three-fold distinction between ‘pluralism’,‘unitarism’ and ‘radicalism’ to understand the competing positions; a classification system first applied to industrial relations by Fox (1974 and 1966) and subsequently debated with considerable fervour (e.g. Clegg 1975 and Hyman 1975). A pluralist perspective takes the view that the potential for conflict is inherent in the employment relationship, but that it is manageable and can be contained by an appropriate network of rules and regulations. A unitarist view of employer–employee relations sees them as essentially harmonious, punctuated only by occasions of temporary and illegitimate conflict. Radicals see industrial relations in terms of an enduring structural conflict between employers and those who sell their labour to the employers.Temporary accommodations to this conflict, according to radicals, do little more than control employees in their exploited position and secure the stability of a system that continues to favour employers.
This taxonomy of ideological perspectives is an imprecise device because there is plenty of room for differences within each category and it is often difficult in practice to distinguish at the boundaries between, say, a conservative pluralist and a unitarist or between some pluralists and some radicals. As well, few people are completely consistent in their statements and actions, with the result being that they can be analysed as unitarists in one situation and pluralists in another. Nonetheless, despite these imperfections, the device helps to reveal real differences between the perspectives of rank and file employees, industrial-relations practitioners and scholars alike—differences that deeply affect their diagnoses of industrial-relations ‘problems’ and their prescriptions for remedies. Like the work of most industrial-relations scholars, the ideological perspective adopted in this book is essentially pluralist. A discussion of the analytical tools used in different theoretical approaches focuses attention on the various sets of concepts used to analyse the employment relationship. Again, debates within economics between competing ‘schools of thought’ illustrate how the same broad empirical events and processes can be interpreted differently according to the analytical tools or theoretical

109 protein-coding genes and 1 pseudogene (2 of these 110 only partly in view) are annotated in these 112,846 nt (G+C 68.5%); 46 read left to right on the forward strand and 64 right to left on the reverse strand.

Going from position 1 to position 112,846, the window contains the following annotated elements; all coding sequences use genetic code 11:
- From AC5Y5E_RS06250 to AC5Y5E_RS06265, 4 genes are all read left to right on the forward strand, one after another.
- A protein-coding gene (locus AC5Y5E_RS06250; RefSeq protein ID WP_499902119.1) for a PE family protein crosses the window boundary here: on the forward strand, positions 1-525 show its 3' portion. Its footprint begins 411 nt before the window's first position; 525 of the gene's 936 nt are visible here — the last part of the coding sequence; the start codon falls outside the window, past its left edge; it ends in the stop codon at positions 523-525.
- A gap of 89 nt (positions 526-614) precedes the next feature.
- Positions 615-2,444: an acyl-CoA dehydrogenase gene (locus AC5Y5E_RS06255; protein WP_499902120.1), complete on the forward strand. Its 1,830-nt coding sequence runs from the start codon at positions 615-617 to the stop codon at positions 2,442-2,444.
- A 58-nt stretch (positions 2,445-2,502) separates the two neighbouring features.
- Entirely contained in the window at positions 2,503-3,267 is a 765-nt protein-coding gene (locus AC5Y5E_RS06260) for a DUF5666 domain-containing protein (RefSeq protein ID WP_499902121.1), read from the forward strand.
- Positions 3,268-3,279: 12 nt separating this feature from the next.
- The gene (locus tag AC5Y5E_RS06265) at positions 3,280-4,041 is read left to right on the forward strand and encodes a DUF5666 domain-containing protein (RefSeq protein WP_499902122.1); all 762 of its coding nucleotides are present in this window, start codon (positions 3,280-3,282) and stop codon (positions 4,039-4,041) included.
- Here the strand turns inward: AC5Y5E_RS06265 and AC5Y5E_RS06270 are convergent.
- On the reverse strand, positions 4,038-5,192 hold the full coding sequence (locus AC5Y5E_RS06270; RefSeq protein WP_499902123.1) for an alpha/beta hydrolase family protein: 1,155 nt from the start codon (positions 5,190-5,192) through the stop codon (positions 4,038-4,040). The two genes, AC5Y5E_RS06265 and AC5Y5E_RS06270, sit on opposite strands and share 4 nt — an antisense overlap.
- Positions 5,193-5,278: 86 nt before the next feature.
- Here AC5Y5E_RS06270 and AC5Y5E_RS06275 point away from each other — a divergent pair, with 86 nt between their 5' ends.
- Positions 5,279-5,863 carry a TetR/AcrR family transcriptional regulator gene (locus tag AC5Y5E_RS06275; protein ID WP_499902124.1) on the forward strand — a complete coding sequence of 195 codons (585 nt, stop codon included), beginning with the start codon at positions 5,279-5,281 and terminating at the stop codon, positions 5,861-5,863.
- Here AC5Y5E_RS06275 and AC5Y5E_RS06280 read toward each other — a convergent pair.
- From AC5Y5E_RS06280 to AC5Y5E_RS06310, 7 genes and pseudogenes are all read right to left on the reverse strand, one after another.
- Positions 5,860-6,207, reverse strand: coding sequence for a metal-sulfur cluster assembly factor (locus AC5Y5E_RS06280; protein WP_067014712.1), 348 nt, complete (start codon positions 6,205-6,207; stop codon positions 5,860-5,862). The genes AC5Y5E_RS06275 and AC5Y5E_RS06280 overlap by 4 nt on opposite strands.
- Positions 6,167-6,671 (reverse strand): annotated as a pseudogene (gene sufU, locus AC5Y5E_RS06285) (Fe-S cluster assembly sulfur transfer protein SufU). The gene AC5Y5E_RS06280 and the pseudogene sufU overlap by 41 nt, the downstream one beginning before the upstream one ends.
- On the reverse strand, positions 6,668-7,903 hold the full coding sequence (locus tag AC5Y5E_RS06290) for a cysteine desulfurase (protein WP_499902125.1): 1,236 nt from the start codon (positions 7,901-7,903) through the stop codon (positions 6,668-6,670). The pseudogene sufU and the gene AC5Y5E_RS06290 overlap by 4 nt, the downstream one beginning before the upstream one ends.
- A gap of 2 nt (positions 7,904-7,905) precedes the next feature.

Pluralism is, as Blyton and Turnbull (1998) have observed, far from a homogeneous or unified analytical construct.What unites pluralists, however, is the recognition that there is some underlying social structure that has the potential to create sectional groups and interests within organisations and to bring these groups into conflict 13
each other as they seek to achieve their separate goals. In contrast to the unitarist approach, which admits only one source of legitimate power, pluralism points to the likelihood of diverse interest groups and multiple forms of loyalty and attachment. A pluralist framework of analysis suggests that employees in different organisations could have similar interests; and by creating horizontal links with groups outside the membership of their organisations in the form of trade unions, a loyalty and commitment to leaders other than the management of their own organisations could develop.The main features of pluralism are summarised in Table 1.1. The British writer Alan Fox believes that it is important for management to recognise that there are other legitimate sources of leadership and focuses of loyalty within an organisation, and that they must share their decision-making authority with these competing interest groups (Fox 1971). Furthermore, he has contended that management should not regard industrial conflict as a pathological deviation from the natural harmony of industry, but it should recognise conflict as inherent in
the employment relationship. Rather than trade unions being seen as introducing conflict into the workplace, they should be viewed as providing an organised and continuous way of...
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